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ARS Home » Southeast Area » Tifton, Georgia » Crop Genetics and Breeding Research » Research » Publications at this Location » Publication #354884

Research Project: Genetic Improvement of Maize and Sorghum for Resistance to Biotic and Abiotic Stresses

Location: Crop Genetics and Breeding Research

Title: Utilization of visible/near-infrared hyperspectral images to classify aflatoxin B1 contaminated maize kernels

Author
item Kimuli, D - China Agricultural University
item Wang, W - China Agricultural University
item Lawrence, Kurt
item Yoon, Seung-chul
item Ni, Xinzhi
item Heitschmidt, Gerald - Jerry

Submitted to: Biosystems Engineering
Publication Type: Peer Reviewed Journal
Publication Acceptance Date: 11/27/2017
Publication Date: 1/15/2018
Citation: Kimuli, D., Wang, W., Lawrence, K.C., Yoon, S.C., Ni, X., Heitschmidt, G.W. 2018. Utilization of visible/near-infrared hyperspectral images to classify aflatoxin B1 contaminated maize kernels. Biosystems Engineering. 166:150-160.

Interpretive Summary: A visible/near-infrared hyperspectral imaging system with a wavelength range between 400 and 1000 nm was used to determine the feasibility of detecting aflatoxin on surfaces of maize kernels collected from four maize varieties from different regions of the United States of America, i.e. Georgia, Illinois, Indiana and Nebraska. For each variety, four aflatoxin concentrations (10, 20, 100 and 500 ppb) were artificially applied on maize kernel surfaces. Similarly, a control group was generated from 30 kernels of each variety treated with a solution of methanol. Principal component analysis and factorial discriminant analysis were utilized to determine the pattern of separation between uncontaminated and contaminated kernels. Factorial discriminant analysis showed the ability to predict aflatoxin contamination of each variety with 96% validation accuracy while prediction for aflatoxin contamination group membership of pooled samples reached 98% accuracy in validation. Variation in the spectra of aflatoxin contaminated kernels might have caused the variation in the predicted aflatoxin contamination group membership. This study presents the potential of using visible/near-infrared hyperspectral imaging system in classifying aflatoxin contamination of maize kernels in different varieties. The current study further suggests that varietal differences of maize kernels may have no influence on aflatoxin contamination classification.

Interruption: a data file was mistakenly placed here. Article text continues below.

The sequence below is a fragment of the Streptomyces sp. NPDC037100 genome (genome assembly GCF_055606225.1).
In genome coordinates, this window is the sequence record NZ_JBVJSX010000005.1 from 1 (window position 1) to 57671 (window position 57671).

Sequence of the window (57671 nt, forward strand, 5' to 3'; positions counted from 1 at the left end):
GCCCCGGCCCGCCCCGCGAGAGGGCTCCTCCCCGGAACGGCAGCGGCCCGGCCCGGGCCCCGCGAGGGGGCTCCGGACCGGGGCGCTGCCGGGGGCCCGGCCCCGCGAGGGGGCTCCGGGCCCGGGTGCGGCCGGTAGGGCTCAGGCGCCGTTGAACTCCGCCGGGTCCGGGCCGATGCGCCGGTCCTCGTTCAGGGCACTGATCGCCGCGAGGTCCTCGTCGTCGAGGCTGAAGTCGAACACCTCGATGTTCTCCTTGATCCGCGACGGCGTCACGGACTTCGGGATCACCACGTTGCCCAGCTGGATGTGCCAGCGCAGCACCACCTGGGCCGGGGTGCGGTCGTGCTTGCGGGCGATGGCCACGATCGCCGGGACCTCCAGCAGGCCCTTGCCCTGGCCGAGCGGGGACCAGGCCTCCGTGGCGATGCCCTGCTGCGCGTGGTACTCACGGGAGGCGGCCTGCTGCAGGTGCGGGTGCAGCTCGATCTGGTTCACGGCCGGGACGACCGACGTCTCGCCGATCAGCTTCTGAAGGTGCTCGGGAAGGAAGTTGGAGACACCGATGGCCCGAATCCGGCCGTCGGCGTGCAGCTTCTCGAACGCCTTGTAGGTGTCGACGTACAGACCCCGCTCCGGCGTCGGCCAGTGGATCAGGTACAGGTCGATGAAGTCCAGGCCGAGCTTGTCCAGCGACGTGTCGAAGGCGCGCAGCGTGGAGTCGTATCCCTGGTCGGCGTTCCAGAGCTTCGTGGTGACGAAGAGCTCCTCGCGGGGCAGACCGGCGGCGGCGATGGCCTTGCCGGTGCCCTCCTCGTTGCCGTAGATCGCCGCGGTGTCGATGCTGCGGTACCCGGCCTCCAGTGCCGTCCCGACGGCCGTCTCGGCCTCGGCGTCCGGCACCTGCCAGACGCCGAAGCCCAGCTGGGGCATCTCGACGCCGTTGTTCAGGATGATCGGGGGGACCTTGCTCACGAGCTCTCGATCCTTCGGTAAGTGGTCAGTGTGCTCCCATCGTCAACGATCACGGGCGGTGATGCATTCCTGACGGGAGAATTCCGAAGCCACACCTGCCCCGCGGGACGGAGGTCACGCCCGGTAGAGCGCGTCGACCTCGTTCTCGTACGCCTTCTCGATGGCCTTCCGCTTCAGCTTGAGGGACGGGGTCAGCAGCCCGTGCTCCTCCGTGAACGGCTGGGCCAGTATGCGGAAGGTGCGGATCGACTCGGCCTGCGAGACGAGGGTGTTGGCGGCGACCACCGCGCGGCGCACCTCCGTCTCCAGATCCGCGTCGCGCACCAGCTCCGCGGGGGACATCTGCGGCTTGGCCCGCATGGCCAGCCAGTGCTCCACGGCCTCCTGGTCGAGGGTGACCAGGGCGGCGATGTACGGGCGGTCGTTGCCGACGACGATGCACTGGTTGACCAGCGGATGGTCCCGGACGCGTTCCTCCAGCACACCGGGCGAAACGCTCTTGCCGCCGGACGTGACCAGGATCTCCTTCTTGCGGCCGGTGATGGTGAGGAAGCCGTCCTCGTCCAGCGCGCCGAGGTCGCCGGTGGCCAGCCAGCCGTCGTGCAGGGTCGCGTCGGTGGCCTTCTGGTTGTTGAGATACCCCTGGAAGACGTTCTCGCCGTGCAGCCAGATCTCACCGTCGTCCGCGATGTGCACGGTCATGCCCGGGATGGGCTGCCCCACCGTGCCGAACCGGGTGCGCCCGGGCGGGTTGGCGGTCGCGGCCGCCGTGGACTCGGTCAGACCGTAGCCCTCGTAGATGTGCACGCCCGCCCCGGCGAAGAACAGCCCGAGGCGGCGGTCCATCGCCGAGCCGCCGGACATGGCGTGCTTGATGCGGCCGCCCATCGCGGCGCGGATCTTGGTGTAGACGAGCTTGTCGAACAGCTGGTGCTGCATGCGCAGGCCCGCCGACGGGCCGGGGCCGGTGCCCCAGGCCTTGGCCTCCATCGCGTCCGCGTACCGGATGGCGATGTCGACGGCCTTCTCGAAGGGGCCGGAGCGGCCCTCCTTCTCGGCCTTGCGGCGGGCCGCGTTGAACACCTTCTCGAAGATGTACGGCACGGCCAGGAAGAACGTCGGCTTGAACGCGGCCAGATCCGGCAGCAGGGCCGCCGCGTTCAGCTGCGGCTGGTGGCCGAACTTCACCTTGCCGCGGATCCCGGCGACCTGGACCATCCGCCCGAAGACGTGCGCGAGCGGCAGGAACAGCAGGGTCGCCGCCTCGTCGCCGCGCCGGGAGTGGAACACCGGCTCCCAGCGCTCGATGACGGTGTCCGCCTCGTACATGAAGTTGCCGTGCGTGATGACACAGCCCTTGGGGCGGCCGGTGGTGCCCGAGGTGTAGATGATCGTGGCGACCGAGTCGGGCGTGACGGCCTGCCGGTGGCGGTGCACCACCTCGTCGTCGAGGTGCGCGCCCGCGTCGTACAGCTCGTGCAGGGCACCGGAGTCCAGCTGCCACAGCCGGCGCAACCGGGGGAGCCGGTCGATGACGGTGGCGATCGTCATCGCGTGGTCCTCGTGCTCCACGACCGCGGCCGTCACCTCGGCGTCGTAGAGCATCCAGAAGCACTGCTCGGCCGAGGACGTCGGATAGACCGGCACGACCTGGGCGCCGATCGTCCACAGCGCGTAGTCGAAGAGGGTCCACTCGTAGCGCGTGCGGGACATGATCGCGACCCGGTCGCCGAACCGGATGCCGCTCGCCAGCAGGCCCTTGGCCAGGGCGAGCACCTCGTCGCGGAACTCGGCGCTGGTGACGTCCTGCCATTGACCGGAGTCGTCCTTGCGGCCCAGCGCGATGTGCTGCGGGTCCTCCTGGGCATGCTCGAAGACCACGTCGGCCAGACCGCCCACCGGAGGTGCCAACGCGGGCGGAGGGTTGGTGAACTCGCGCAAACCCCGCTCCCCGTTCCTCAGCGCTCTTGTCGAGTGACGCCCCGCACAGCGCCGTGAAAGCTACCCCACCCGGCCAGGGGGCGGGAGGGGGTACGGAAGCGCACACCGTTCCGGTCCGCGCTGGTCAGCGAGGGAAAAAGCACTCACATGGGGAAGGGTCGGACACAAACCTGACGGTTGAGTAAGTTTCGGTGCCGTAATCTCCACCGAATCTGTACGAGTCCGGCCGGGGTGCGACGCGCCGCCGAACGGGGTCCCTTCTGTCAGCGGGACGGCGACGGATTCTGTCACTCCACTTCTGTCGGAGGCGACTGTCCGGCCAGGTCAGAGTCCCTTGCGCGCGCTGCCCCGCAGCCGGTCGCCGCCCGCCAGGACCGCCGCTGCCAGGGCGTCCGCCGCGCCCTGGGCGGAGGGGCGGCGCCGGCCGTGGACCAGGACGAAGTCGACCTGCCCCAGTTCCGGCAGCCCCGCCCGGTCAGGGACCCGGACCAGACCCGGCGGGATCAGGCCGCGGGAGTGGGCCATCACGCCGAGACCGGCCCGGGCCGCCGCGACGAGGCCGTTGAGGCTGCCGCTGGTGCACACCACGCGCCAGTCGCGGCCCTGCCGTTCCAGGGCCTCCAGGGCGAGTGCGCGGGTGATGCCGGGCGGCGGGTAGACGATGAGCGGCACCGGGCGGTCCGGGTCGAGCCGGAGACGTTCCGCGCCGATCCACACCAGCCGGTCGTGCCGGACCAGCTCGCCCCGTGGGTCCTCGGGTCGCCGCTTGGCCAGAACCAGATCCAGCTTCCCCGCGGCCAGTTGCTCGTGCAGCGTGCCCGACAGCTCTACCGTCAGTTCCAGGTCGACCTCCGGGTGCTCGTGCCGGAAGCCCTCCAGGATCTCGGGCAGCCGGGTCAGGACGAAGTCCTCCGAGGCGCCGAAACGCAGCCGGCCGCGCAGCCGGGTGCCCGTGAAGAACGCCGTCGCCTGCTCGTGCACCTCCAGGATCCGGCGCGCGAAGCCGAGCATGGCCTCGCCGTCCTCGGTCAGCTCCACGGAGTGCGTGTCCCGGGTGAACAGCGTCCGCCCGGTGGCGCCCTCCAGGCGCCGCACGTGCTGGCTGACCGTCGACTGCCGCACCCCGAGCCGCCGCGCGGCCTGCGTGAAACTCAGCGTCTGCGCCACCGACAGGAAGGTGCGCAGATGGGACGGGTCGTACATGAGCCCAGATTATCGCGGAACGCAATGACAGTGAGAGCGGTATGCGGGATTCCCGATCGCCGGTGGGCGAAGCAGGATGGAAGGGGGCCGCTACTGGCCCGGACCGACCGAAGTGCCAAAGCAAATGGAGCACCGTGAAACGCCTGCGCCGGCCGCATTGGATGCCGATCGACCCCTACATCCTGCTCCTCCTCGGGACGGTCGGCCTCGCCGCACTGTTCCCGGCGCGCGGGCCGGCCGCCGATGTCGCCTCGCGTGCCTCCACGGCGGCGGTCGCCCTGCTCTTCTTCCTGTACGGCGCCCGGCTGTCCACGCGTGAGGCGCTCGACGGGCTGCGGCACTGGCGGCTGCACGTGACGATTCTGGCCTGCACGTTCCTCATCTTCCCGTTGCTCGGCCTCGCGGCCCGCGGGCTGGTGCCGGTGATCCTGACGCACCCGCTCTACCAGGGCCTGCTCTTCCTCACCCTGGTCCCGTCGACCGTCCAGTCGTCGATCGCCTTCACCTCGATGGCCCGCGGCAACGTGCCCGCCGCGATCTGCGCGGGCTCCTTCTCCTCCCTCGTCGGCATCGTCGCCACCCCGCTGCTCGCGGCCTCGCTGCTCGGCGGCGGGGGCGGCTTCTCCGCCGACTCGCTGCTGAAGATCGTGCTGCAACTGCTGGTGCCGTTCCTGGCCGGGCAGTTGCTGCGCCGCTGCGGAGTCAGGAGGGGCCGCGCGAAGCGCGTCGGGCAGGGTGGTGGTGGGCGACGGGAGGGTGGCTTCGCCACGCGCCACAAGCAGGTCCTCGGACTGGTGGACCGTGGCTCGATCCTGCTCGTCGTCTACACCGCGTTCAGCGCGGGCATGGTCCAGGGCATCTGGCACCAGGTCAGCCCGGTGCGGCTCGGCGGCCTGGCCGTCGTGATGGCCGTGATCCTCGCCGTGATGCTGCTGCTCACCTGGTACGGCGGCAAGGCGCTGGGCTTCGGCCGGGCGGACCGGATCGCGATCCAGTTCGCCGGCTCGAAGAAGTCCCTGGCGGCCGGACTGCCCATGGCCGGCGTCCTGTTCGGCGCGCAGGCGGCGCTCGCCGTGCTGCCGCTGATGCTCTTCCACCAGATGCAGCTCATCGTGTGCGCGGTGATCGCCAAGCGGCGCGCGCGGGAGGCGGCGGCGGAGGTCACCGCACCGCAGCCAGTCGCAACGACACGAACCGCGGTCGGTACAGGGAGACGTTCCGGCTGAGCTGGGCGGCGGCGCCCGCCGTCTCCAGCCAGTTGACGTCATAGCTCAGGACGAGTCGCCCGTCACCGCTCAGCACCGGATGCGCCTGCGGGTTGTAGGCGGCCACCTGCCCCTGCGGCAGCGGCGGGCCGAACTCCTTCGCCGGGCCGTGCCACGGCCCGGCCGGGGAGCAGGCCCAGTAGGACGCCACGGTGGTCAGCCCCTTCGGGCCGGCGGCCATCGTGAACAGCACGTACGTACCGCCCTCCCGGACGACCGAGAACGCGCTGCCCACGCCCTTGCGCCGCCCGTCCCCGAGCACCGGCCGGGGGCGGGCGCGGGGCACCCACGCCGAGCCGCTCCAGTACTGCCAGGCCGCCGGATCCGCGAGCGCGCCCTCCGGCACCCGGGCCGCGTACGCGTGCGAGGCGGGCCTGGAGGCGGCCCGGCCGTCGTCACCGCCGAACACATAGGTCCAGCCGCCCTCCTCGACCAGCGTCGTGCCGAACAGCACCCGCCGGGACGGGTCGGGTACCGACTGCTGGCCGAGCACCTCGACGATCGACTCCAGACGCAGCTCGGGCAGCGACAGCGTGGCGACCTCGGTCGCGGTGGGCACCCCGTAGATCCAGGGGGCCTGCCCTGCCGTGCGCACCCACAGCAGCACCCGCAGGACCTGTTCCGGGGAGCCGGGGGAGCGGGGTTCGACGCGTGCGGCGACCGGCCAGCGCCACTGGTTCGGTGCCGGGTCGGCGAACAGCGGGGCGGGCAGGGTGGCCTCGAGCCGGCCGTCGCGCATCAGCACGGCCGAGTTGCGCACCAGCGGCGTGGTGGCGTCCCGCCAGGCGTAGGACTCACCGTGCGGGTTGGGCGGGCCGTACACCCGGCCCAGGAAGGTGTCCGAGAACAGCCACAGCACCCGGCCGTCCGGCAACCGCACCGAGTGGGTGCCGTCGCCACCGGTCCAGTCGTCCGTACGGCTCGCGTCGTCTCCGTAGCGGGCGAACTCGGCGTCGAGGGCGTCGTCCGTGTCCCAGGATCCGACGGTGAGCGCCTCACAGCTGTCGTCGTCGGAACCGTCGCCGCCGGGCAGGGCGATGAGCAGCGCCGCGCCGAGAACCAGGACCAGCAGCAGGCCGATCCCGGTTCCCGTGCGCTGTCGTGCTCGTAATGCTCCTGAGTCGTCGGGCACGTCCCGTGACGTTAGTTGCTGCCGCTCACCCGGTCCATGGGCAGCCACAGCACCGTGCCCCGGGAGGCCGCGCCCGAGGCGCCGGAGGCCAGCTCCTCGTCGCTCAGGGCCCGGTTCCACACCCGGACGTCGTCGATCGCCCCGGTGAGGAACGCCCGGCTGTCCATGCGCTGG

Technical Abstract: A visible/near-infrared (VNIR) hyperspectral imaging (HIS) system (400 and 1000 nm) was used to assess the feasibility of detecting aflatoxin B1 (AFB1) on surfaces of four maize varieties from different regions of the United States of America, i.e. Georgia, Illinois, Indiana and Nebraska. For each variety, four AFB1 solutions (10, 20, 100 and 500 ppb) were artificially applied on kernel surfaces. Similarly, a control group was generated from 30 kernels of each variety treated with a solution of methanol. Principal component analysis (PCA) was used to reduce dimensionality of the hyperspectral image data followed by the application of factorial discriminant analysis (FDA) on the principal component variables. PCA results showed a pattern of separation between uncontaminated and contaminated kernels for all varieties except for Indiana samples and pooled samples. FDA showed the ability to predict AFB1 contamination of each variety with 96% validation accuracy while prediction for AFB1 contamination group membership of pooled samples reached 98% accuracy in validation. Variation in the spectra of AFB1 contaminated kernels could have caused the variation in the predicted AFB1 contamination group membership. The PCA and FDA models where influenced by the chemical information from C-H, N-H and O-H bonds of Vis/NIR spectral regions. This study presents the potential of using VNIR hyperspectral imaging in direct AFB1 contamination classification studies of maize kernels of different varieties. The current study further suggests that varietal differences of maize kernels may have no influence on AFB1 contamination classification.